From $9.95tn to $9.8tn: CoreLogic shows market is cooling
Half of Australia’s capital cities saw values decline in the months leading up to July, according to CoreLogic’s Mon...
With Australia in the throes of a rental crisis, a chief economist has revealed “spare bedrooms” as a key metric that may indicate why this has occurred.
Nerida Conisbee outlined on a recent episode of The Smart Property Investment Show how the number of spare bedrooms nationwide offers a strong indication of how the current crisis has come about.
She said the metric, born in Canada, points to how there is an oversupply of spare bedrooms to people who don’t need them, mainly singles and couples, and a lack of availability for households that need them, typically multi-family households and people in the rental market.
According to the Australian Bureau of Statistics (ABS), there are estimated to be 13 million spare bedrooms around the country.
Ms Conisbee outlined how in Australia, “we do have a challenge of people, particularly older people, who are sitting in very, very big family homes, but don’t necessarily need the space”.
“But obviously for financial reasons or personal reasons or emotional reasons, are choosing to hold onto and live in that bigger property,” she said.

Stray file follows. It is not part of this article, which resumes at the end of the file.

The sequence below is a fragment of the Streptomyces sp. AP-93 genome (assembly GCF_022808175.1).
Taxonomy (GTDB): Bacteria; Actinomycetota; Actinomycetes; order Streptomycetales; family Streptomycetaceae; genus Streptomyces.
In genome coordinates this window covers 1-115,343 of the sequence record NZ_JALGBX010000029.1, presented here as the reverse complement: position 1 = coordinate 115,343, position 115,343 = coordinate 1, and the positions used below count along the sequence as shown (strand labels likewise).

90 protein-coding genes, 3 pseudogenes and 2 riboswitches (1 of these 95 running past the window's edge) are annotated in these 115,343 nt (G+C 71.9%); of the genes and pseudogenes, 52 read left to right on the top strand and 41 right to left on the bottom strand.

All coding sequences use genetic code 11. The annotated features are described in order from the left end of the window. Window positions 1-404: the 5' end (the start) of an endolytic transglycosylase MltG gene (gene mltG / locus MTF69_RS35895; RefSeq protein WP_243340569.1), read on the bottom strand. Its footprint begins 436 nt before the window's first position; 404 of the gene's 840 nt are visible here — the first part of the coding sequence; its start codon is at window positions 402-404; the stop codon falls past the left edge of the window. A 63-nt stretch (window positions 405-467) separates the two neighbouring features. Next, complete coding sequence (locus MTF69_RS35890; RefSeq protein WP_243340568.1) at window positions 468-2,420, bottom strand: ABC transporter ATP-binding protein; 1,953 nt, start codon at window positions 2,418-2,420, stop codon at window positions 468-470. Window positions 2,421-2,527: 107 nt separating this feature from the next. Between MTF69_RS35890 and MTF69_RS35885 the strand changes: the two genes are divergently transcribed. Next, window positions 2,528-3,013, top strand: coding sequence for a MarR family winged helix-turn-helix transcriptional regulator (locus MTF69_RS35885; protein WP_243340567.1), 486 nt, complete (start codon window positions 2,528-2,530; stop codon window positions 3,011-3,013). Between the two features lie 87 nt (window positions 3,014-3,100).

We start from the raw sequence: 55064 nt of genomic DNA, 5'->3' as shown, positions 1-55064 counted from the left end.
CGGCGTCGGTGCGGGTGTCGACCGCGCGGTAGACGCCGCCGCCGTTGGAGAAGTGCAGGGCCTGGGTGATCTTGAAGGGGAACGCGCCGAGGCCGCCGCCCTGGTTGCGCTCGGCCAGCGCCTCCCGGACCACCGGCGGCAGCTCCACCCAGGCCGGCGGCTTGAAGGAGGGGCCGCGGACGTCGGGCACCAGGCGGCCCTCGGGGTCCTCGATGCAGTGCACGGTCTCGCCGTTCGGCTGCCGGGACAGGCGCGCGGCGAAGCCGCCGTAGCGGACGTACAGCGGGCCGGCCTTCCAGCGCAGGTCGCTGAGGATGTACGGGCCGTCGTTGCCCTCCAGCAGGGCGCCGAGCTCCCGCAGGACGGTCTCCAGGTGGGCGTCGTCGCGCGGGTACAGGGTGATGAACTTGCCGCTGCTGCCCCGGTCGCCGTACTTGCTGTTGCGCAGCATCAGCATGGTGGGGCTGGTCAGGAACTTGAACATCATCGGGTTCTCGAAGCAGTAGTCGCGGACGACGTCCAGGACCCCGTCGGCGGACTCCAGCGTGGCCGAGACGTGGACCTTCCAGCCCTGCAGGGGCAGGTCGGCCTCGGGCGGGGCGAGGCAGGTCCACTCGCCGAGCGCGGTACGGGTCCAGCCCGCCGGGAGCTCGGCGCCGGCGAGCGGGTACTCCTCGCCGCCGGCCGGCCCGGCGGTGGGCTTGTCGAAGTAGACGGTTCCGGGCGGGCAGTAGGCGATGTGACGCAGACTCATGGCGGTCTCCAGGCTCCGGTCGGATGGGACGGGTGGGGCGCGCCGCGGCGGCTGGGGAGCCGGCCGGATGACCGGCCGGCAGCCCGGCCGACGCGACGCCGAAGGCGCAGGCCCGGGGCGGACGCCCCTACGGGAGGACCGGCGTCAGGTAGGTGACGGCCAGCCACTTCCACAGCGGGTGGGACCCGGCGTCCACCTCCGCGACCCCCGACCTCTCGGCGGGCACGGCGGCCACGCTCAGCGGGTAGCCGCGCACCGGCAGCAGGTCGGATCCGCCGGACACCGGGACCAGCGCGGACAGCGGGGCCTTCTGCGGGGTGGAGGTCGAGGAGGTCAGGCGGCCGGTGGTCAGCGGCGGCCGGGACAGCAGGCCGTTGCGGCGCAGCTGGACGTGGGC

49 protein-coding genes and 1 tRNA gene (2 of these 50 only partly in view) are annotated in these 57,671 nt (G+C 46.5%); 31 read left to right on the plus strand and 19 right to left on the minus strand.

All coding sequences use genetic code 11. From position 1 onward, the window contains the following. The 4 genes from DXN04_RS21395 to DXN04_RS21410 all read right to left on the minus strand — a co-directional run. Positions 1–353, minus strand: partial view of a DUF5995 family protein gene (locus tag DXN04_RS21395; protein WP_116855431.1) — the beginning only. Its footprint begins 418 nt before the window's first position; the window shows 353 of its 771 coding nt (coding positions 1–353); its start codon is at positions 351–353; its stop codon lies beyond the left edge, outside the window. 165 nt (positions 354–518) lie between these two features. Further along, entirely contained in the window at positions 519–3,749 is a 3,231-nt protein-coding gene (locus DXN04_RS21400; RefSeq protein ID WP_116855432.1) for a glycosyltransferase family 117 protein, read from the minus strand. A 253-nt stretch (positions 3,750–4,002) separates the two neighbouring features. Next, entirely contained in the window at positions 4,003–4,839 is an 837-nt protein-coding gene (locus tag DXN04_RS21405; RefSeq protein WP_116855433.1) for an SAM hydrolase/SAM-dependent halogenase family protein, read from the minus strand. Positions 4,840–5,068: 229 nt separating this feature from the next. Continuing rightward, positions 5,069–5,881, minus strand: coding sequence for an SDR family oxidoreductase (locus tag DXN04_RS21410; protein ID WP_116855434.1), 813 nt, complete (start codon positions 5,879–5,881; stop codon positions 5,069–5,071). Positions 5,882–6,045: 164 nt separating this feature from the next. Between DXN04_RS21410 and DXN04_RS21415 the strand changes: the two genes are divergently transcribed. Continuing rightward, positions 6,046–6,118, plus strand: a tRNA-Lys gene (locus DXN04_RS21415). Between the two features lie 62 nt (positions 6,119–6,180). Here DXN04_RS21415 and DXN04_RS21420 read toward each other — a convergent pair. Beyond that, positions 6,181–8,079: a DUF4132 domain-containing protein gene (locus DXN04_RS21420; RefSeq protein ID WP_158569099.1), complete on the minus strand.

These unused bedrooms could be used to assist and ease the pressure off of renters, especially at a time when national vacancy rates have hit record lows of 1.2 per cent. This is being compounded by the increase in rents that have occurred over the course of the past two years, which has seen rents rise by approximately 20 per cent since the beginning of the pandemic in 2020.
Ms Conisbee also commented on the fact that unlike house prices, which are beginning to stabilise amidst rising interest rates and inflation, “rents are still growing and will continue to grow because international migration is starting, our population growth is continuing”.
She noted that in addition to a lack of existing supply, new projects are struggling to get off the ground as soaring construction costs have led to an increase in insolvencies within the industry, meaning that “a lot of developers have got approvals for projects that they possibly won’t go ahead for some time because of these problems”.
Another factors contributing to the rental crisis, which, at least in Ms Conisbee’s eyes, “won’t end anytime soon”, is the lack of attention it is receiving from at state and federal government levels.
“If we have a look at it at a federal level, the focus is on first home buyers, and there’s also a focus on social housing, which is clearly important.
“And then at state level, it is mainly around stamp duty at this point and also first home buyers. So, it is something that’s not being looked at,” she concluded.